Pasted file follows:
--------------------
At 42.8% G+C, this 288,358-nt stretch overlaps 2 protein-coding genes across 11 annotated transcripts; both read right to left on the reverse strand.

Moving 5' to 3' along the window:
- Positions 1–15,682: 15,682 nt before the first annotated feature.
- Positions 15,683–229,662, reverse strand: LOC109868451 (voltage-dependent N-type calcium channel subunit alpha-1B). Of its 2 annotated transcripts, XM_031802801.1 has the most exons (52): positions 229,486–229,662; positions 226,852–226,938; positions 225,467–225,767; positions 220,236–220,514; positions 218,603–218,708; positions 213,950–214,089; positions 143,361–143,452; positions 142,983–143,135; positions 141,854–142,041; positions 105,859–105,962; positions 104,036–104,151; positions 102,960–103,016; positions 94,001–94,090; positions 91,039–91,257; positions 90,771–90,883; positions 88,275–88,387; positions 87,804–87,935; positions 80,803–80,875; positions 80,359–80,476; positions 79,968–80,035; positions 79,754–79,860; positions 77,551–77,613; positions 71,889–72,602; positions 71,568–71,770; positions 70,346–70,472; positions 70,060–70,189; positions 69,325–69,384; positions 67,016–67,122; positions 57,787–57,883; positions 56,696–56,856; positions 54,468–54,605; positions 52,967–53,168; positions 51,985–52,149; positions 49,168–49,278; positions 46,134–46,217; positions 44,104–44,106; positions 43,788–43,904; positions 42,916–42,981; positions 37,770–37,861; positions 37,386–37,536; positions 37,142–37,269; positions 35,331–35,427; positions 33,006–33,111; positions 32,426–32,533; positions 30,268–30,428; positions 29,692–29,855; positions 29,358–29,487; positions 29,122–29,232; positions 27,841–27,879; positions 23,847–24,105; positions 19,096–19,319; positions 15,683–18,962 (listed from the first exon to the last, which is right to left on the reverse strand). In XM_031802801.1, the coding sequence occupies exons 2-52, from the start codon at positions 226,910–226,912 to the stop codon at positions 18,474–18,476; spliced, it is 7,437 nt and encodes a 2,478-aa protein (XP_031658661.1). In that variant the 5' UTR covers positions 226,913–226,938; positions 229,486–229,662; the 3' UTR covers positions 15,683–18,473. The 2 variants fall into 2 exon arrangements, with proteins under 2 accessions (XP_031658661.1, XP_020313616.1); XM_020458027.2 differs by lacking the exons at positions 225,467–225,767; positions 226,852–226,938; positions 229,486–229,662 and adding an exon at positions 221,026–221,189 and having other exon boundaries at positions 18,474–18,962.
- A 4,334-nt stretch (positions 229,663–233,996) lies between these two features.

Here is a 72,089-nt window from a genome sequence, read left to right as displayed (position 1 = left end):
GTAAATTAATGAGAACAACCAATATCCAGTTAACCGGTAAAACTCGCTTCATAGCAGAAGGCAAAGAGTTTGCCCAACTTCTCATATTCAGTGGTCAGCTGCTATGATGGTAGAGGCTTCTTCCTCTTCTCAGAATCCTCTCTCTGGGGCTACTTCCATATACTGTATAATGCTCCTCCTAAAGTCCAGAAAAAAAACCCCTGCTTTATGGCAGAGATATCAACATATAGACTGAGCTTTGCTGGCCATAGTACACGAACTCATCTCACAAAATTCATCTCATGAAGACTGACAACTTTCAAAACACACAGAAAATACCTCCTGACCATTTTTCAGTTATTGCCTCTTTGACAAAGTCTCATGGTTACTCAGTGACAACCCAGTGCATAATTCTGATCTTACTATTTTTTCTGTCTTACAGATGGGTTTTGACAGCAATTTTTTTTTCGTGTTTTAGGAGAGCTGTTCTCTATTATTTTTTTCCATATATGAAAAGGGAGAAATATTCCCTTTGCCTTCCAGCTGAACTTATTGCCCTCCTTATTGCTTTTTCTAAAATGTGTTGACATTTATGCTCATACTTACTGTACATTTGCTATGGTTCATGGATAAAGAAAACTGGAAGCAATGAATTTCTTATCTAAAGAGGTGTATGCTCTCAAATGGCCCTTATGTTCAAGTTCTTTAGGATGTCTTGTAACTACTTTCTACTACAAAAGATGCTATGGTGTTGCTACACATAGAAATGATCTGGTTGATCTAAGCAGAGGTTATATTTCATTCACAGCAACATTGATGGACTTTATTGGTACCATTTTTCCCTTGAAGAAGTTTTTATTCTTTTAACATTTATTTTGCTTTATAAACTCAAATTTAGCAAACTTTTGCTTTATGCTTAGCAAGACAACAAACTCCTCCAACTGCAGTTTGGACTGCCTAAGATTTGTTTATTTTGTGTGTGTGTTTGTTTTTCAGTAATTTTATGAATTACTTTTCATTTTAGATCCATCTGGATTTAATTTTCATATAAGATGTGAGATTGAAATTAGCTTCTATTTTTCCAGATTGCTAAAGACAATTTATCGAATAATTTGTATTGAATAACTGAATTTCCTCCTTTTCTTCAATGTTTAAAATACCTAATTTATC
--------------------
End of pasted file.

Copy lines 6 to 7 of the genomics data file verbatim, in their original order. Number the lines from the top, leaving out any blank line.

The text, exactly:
Here is a 72,089-nt window from a genome sequence, read left to right as displayed (position 1 = left end):
GTAAATTAATGAGAACAACCAATATCCAGTTAACCGGTAAAACTCGCTTCATAGCAGAAGGCAAAGAGTTTGCCCAACTTCTCATATTCAGTGGTCAGCTGCTATGATGGTAGAGGCTTCTTCCTCTTCTCAGAATCCTCTCTCTGGGGCTACTTCCATATACTGTATAATGCTCCTCCTAAAGTCCAGAAAAAAAACCCCTGCTTTATGGCAGAGATATCAACATATAGACTGAGCTTTGCTGGCCATAGTACACGAACTCATCTCACAAAATTCATCTCATGAAGACTGACAACTTTCAAAACACACAGAAAATACCTCCTGACCATTTTTCAGTTATTGCCTCTTTGACAAAGTCTCATGGTTACTCAGTGACAACCCAGTGCATAATTCTGATCTTACTATTTTTTCTGTCTTACAGATGGGTTTTGACAGCAATTTTTTTTTCGTGTTTTAGGAGAGCTGTTCTCTATTATTTTTTTCCATATATGAAAAGGGAGAAATATTCCCTTTGCCTTCCAGCTGAACTTATTGCCCTCCTTATTGCTTTTTCTAAAATGTGTTGACATTTATGCTCATACTTACTGTACATTTGCTATGGTTCATGGATAAAGAAAACTGGAAGCAATGAATTTCTTATCTAAAGAGGTGTATGCTCTCAAATGGCCCTTATGTTCAAGTTCTTTAGGATGTCTTGTAACTACTTTCTACTACAAAAGATGCTATGGTGTTGCTACACATAGAAATGATCTGGTTGATCTAAGCAGAGGTTATATTTCATTCACAGCAACATTGATGGACTTTATTGGTACCATTTTTCCCTTGAAGAAGTTTTTATTCTTTTAACATTTATTTTGCTTTATAAACTCAAATTTAGCAAACTTTTGCTTTATGCTTAGCAAGACAACAAACTCCTCCAACTGCAGTTTGGACTGCCTAAGATTTGTTTATTTTGTGTGTGTGTTTGTTTTTCAGTAATTTTATGAATTACTTTTCATTTTAGATCCATCTGGATTTAATTTTCATATAAGATGTGAGATTGAAATTAGCTTCTATTTTTCCAGATTGCTAAAGACAATTTATCGAATAATTTGTATTGAATAACTGAATTTCCTCCTTTTCTTCAATGTTTAAAATACCTAATTTATC